"Couple of other points. And as Mark alluded to and I mentioned earlier, you know, we have to look at the needs specific to woman’s healthcare in the context of all the other outstanding needs within the community. Particularly when it comes to our youth. In my opinion as a physician, first and foremost is 10th-graders indulging in marijuana, hashish, and even smoking tobacco and that. It has far reaching implications in terms of their mental health, spins off to another huge need in this community behavioral health is way up there second only to immunization. They have a lot of years to live by definition. To delegate monies to Planned parenthood, not that Planned Parenthood is  not a worthy organization,  in deference to delegating money to just what I mentioned is a very serious matter.  Before the board makes a rush to judgment and makes a tacit commitment to Planned Parenthood. We need to do our homework."

BARBARA SHARP:

"First thing we have to look at is the amendment that gives us $50,000 to use for services not covered by PIMC, because they don’t have the facilities, or it is not part of their mission, or whatever the reason -  staffing -  number of reasons they don’t provide the services. What we must look at is things that are outside the scope. I think we can get to that with discussion of the other resolution.

"I’ll be frank I’ve always supported Planned Parenthood. To me they provide charity care to our community. Their fees are on a sliding scale. They are open only one day a week. Smallest clinic in the U.S. A lot of it they give away free, whatever services.   It is a small clinic. It is not equipped to do any kind of surgery. Can do birth control. That’s the key if we can eliminate teen pregnancies through use of birth control. I think that is an important community need... If you want to call that money taken back from PIMC, it is money going to charity care. Just as much as the money we give them that they use for charity care. I've been named to negotiate or discuss or investigate a contractural  relationship with MT. Baker Planned Parenthood.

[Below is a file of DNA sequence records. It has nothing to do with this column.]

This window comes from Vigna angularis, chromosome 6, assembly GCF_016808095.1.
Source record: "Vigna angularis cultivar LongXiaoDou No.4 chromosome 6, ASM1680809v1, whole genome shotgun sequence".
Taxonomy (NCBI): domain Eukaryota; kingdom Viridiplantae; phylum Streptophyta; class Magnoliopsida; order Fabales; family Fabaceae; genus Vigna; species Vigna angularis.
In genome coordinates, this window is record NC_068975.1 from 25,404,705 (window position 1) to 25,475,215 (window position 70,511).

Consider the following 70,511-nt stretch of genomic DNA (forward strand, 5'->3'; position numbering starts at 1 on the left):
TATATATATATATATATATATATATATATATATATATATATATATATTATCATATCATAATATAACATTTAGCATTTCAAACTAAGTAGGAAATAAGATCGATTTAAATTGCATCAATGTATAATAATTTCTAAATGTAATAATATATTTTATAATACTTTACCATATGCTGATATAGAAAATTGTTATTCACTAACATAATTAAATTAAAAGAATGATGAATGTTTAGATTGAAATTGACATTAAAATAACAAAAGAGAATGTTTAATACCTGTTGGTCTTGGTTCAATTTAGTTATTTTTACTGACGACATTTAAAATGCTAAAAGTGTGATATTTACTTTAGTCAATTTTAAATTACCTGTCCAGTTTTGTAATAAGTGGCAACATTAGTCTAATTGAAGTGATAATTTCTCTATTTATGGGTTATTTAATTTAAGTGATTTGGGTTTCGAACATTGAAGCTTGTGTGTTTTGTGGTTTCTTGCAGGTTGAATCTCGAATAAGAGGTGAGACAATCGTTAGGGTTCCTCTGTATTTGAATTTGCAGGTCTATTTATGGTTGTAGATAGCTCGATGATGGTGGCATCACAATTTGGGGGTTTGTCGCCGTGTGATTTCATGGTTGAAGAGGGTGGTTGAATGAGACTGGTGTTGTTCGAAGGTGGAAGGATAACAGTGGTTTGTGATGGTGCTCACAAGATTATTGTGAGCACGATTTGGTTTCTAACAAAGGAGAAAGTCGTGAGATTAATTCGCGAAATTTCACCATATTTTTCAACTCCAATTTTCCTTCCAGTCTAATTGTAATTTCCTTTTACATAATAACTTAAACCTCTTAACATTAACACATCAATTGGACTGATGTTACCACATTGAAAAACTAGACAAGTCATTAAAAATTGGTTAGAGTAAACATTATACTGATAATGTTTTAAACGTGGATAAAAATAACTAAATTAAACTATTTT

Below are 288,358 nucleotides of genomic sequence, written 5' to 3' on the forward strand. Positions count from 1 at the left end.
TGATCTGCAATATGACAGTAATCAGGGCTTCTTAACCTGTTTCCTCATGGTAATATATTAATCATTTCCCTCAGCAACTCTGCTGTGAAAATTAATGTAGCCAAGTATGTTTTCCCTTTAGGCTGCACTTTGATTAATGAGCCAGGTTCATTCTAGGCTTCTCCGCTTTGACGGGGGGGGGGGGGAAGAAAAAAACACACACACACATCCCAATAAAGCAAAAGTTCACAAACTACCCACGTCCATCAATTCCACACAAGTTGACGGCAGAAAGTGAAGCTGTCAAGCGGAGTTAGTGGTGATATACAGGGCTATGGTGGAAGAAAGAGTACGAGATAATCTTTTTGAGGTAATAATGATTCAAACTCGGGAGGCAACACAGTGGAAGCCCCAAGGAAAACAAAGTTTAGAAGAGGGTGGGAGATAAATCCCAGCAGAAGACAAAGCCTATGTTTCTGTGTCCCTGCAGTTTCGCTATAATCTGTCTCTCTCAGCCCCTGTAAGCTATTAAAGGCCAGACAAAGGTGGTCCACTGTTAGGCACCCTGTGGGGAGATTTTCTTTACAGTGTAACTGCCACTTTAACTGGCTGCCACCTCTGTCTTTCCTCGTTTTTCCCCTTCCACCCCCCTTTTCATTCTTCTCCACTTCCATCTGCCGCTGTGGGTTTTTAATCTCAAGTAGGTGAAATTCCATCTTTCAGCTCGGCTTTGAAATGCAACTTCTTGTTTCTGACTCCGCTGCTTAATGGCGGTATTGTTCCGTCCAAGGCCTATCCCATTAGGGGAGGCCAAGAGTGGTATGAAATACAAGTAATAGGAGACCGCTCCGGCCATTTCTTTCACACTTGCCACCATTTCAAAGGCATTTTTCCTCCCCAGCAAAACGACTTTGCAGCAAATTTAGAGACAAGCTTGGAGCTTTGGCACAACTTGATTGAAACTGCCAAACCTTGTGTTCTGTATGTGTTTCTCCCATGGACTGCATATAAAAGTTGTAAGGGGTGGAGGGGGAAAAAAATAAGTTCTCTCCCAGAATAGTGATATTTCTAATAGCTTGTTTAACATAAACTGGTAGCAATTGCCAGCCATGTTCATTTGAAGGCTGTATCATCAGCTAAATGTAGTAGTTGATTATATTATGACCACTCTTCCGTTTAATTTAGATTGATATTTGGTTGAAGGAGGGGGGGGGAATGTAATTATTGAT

"I’ll tell you I do not want to give them the whole $50,000. There are other needs on this island and I would like some of our money to address that. But I still think Planned Parenthood Is an important piece. I have always maintained that they are one of our healthcare provider partners as far as the PHD is concerned.

"In our 2.2.2 submissions last year, we did have a question about comprehensive reproductive healthcare services. This was their answer, “We place a high value on the confidentiality of the patient physician relationship including around the discussion and decision around contraception and sterilization.”

"Basically means kind of a medical variation of Don’t Ask, Don’t Tell. You don’t know. A woman wouldn’t know if she can really get if from her physician until she goes in pays her money and sees her physician.And then maybe, maybe not. Again with patient confidentiality, it is a question. Planned Parenthood takes it out of the equation. ... Many people have insurance with high deductible... Planned Parenthood picks up people that normally fall through the cracks.

BILL WILLIAMS: 

"I see us having a discussion with Planned Parenthood  and getting a list of services they would provide. If we have that information, very appropriate that we take that to PeaceHealth and ask them 'Would you see this as a conflict of interest."...

"If they say yes, that’s a conflict of interest, well then that clears it up. If they say well, can’t really say that, think some of those might be but some of those might not be.. If we get into that type of discussion we would be probably doing well to have another vendor that will provide those services and then If there is some overlap and both vendors get along with that, then the community has more options.